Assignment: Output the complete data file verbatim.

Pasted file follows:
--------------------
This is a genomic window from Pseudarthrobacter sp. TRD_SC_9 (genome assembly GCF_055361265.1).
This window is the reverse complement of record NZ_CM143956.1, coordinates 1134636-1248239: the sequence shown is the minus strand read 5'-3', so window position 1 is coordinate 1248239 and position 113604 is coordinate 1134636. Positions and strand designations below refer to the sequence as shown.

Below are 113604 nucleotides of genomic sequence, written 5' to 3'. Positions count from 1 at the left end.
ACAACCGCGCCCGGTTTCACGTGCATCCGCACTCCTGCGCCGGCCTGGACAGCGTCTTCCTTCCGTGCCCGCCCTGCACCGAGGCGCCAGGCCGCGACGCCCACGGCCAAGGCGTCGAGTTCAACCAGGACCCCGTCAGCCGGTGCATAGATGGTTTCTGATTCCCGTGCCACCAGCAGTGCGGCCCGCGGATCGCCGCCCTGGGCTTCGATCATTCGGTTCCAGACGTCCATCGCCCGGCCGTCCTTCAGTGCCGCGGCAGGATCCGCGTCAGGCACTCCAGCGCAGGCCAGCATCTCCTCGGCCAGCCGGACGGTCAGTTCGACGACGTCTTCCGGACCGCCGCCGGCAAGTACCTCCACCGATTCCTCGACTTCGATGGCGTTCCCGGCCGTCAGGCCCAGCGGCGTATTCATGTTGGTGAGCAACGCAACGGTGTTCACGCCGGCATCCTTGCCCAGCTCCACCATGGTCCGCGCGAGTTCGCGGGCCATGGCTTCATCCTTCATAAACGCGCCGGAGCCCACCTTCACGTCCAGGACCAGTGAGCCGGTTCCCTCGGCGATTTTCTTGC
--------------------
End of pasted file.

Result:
This is a genomic window from Pseudarthrobacter sp. TRD_SC_9 (genome assembly GCF_055361265.1).
This window is the reverse complement of record NZ_CM143956.1, coordinates 1134636-1248239: the sequence shown is the minus strand read 5'-3', so window position 1 is coordinate 1248239 and position 113604 is coordinate 1134636. Positions and strand designations below refer to the sequence as shown.

Below are 113604 nucleotides of genomic sequence, written 5' to 3'. Positions count from 1 at the left end.
ACAACCGCGCCCGGTTTCACGTGCATCCGCACTCCTGCGCCGGCCTGGACAGCGTCTTCCTTCCGTGCCCGCCCTGCACCGAGGCGCCAGGCCGCGACGCCCACGGCCAAGGCGTCGAGTTCAACCAGGACCCCGTCAGCCGGTGCATAGATGGTTTCTGATTCCCGTGCCACCAGCAGTGCGGCCCGCGGATCGCCGCCCTGGGCTTCGATCATTCGGTTCCAGACGTCCATCGCCCGGCCGTCCTTCAGTGCCGCGGCAGGATCCGCGTCAGGCACTCCAGCGCAGGCCAGCATCTCCTCGGCCAGCCGGACGGTCAGTTCGACGACGTCTTCCGGACCGCCGCCGGCAAGTACCTCCACCGATTCCTCGACTTCGATGGCGTTCCCGGCCGTCAGGCCCAGCGGCGTATTCATGTTGGTGAGCAACGCAACGGTGTTCACGCCGGCATCCTTGCCCAGCTCCACCATGGTCCGCGCGAGTTCGCGGGCCATGGCTTCATCCTTCATAAACGCGCCGGAGCCCACCTTCACGTCCAGGACCAGTGAGCCGGTTCCCTCGGCGATTTTCTTGC